By Topic

Solar-Grade Silicon by Directional Solidification in Carbon Crucibles

Sign In

Cookies must be enabled to login.After enabling cookies , please use refresh or reload or ctrl+f5 on the browser for the login options.

Formats Non-Member Member
$31 $31
Learn how you can qualify for the best price for this item!
Become an IEEE Member or Subscribe to
IEEE Xplore for exclusive pricing!
close button

puzzle piece

IEEE membership options for an individual and IEEE Xplore subscriptions for an organization offer the most affordable access to essential journal articles, conference papers, standards, eBooks, and eLearning courses.

Learn more about:

IEEE membership

IEEE Xplore subscriptions

3 Author(s)
Ciszek, T.F. ; Solar Energy Research Institute, Photovoltaics Branch, Golden, Colorado 80401, USA ; Schwuttke, G.H. ; Yang, K.H.

Directional solidification of silicon in carbon crucibles was achieved by using two variations of the Bridgman-Stockbarger method. One was a static technique wherein liquid silicon in a carbon crucible was positioned in a temperature gradient of about 35°C/cm, with the highest temperature at the top of the crucible. Solidification was achieved by lowering the system temperature at a rate of 4–5°C/min. The second technique entailed lowering a silicon-loaded carbon crucible through a fixed-rf coil at a rate of 0.55 cm/min. Crack-free silicon was produced by both methods. The equilibrium grain structure was initiated by nucleation at the crucible walls, with surviving grains tending to grow in alignment with the temperature gradient to produce an axially columnar grain structure of mainly 〈110〉 orientation. The average grain diameter was 0.11 cm; a typical length was 0.7 cm. Solar cells made with this material gave an AM1 conversion efficiency of 11.5%.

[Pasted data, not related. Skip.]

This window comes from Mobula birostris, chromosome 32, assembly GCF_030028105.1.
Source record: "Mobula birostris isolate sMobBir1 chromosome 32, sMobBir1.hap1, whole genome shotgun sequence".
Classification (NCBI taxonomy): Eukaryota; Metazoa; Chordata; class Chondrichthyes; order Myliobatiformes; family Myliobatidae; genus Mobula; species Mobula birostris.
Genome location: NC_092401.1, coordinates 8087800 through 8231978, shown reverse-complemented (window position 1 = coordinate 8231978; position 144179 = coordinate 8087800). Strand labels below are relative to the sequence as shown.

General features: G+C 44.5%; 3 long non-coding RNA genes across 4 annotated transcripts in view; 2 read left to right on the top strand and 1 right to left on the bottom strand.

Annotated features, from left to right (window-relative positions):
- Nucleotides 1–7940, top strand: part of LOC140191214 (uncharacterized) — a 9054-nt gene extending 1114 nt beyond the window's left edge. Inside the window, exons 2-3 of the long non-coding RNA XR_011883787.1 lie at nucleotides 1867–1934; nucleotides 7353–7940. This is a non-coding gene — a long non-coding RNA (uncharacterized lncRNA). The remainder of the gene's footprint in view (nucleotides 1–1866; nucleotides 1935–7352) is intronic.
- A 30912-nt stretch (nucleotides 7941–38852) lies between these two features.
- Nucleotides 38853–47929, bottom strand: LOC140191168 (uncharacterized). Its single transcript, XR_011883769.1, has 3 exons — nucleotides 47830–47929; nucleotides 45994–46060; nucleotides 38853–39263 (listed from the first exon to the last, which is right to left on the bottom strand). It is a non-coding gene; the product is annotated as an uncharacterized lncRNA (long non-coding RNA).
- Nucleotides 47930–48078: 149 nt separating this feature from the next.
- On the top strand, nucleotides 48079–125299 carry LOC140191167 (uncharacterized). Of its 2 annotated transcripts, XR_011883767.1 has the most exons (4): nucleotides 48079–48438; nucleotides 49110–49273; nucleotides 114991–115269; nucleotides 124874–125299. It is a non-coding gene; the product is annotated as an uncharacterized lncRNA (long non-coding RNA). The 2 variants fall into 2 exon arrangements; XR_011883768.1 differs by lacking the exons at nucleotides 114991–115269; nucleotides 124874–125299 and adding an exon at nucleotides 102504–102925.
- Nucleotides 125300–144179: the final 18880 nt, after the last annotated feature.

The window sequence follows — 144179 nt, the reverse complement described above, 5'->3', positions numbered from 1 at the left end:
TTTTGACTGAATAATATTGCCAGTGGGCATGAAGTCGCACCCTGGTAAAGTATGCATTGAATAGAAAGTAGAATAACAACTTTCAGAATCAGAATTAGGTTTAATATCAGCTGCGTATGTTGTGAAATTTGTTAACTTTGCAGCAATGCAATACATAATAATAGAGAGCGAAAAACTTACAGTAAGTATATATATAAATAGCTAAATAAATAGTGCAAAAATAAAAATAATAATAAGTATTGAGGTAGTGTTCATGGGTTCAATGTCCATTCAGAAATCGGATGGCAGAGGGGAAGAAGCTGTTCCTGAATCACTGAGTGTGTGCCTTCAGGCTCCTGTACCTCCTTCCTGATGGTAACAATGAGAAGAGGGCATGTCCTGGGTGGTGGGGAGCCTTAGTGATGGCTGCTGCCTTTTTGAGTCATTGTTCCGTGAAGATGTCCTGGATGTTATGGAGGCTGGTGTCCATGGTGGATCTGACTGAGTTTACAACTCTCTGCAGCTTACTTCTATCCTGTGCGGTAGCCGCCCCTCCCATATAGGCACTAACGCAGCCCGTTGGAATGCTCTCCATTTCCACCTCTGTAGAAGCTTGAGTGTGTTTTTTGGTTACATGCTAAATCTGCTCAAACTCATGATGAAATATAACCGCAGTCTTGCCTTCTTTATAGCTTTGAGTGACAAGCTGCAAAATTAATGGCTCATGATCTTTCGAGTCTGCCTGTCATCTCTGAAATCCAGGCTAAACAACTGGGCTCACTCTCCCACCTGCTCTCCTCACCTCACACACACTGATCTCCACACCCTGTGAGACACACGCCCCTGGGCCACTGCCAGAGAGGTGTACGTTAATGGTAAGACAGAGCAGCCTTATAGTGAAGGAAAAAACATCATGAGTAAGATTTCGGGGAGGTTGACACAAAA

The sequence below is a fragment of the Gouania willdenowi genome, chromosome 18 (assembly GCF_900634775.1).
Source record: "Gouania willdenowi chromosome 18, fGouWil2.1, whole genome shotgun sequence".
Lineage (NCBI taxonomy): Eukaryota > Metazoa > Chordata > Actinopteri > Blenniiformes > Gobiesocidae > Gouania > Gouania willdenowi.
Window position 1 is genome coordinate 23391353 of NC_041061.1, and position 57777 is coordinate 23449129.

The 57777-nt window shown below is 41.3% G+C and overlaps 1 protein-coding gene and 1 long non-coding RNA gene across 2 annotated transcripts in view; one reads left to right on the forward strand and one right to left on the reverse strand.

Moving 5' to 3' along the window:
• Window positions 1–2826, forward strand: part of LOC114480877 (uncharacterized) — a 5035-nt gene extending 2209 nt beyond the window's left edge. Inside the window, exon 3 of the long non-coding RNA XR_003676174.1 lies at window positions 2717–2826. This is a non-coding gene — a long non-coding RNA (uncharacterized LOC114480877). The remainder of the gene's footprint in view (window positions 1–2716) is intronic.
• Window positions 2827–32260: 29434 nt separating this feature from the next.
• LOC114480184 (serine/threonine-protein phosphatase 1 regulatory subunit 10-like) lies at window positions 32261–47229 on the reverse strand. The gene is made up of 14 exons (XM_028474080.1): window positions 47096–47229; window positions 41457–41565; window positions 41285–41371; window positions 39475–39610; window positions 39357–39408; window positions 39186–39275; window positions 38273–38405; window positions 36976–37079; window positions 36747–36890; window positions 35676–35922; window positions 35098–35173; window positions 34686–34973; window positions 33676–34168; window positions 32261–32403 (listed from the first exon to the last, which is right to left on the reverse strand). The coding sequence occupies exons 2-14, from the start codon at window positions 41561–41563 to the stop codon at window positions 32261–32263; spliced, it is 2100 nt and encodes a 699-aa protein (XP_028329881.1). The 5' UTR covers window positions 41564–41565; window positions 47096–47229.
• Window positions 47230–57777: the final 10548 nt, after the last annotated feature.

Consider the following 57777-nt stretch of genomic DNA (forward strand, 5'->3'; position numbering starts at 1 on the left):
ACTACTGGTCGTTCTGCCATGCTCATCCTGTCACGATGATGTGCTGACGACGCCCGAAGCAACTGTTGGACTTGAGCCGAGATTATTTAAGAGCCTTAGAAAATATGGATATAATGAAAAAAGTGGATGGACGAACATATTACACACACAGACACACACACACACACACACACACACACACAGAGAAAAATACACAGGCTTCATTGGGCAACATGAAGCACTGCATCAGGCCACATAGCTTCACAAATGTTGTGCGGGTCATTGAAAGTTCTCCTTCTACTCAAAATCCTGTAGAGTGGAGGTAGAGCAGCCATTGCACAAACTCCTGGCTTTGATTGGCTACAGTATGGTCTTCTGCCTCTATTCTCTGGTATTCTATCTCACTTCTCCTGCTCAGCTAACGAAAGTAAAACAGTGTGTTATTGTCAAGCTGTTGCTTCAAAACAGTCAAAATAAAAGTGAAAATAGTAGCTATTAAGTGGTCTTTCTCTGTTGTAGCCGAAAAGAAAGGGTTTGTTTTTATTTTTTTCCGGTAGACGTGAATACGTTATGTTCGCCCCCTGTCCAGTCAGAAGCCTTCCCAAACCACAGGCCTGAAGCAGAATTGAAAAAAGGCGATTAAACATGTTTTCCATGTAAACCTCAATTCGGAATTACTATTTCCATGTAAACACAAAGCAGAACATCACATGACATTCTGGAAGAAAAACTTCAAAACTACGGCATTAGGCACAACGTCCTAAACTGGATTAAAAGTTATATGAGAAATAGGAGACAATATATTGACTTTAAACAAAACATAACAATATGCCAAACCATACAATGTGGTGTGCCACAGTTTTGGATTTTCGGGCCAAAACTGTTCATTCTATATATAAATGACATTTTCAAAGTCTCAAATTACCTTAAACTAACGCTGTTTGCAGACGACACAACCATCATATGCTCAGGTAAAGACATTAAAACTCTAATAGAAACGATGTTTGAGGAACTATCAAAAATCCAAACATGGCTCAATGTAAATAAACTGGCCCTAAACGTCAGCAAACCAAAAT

Note: The Institute of Electrical and Electronics Engineers, Incorporated is distributing this Article with permission of the International Business Machines Corporation (IBM) who is the exclusive owner. The recipient of this Article may not assign, sublicense, lease, rent or otherwise transfer, reproduce, prepare derivative works, publicly display or perform, or distribute the Article.  

Published in:

IBM Journal of Research and Development  (Volume:23 ,  Issue: 3 )